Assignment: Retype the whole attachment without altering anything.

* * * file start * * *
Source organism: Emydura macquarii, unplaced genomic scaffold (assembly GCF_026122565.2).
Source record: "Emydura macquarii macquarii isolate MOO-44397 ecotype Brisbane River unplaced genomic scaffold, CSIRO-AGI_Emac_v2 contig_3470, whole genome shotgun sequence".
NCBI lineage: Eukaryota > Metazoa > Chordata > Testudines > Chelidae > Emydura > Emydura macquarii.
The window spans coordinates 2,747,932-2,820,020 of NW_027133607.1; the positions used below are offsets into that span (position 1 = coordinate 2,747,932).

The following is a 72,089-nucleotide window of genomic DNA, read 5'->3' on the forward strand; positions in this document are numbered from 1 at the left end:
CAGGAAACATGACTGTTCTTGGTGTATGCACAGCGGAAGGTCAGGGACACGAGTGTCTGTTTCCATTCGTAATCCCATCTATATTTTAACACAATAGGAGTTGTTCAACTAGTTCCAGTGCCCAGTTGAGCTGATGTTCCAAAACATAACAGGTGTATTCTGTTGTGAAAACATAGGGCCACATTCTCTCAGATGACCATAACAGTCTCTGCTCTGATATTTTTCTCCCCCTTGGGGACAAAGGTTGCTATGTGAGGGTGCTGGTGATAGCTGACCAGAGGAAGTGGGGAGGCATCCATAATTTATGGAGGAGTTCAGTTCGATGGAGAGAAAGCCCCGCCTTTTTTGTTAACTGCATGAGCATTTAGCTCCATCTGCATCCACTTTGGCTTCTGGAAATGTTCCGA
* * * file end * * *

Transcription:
Source organism: Emydura macquarii, unplaced genomic scaffold (assembly GCF_026122565.2).
Source record: "Emydura macquarii macquarii isolate MOO-44397 ecotype Brisbane River unplaced genomic scaffold, CSIRO-AGI_Emac_v2 contig_3470, whole genome shotgun sequence".
NCBI lineage: Eukaryota > Metazoa > Chordata > Testudines > Chelidae > Emydura > Emydura macquarii.
The window spans coordinates 2,747,932-2,820,020 of NW_027133607.1; the positions used below are offsets into that span (position 1 = coordinate 2,747,932).

The following is a 72,089-nucleotide window of genomic DNA, read 5'->3' on the forward strand; positions in this document are numbered from 1 at the left end:
CAGGAAACATGACTGTTCTTGGTGTATGCACAGCGGAAGGTCAGGGACACGAGTGTCTGTTTCCATTCGTAATCCCATCTATATTTTAACACAATAGGAGTTGTTCAACTAGTTCCAGTGCCCAGTTGAGCTGATGTTCCAAAACATAACAGGTGTATTCTGTTGTGAAAACATAGGGCCACATTCTCTCAGATGACCATAACAGTCTCTGCTCTGATATTTTTCTCCCCCTTGGGGACAAAGGTTGCTATGTGAGGGTGCTGGTGATAGCTGACCAGAGGAAGTGGGGAGGCATCCATAATTTATGGAGGAGTTCAGTTCGATGGAGAGAAAGCCCCGCCTTTTTTGTTAACTGCATGAGCATTTAGCTCCATCTGCATCCACTTTGGCTTCTGGAAATGTTCCGA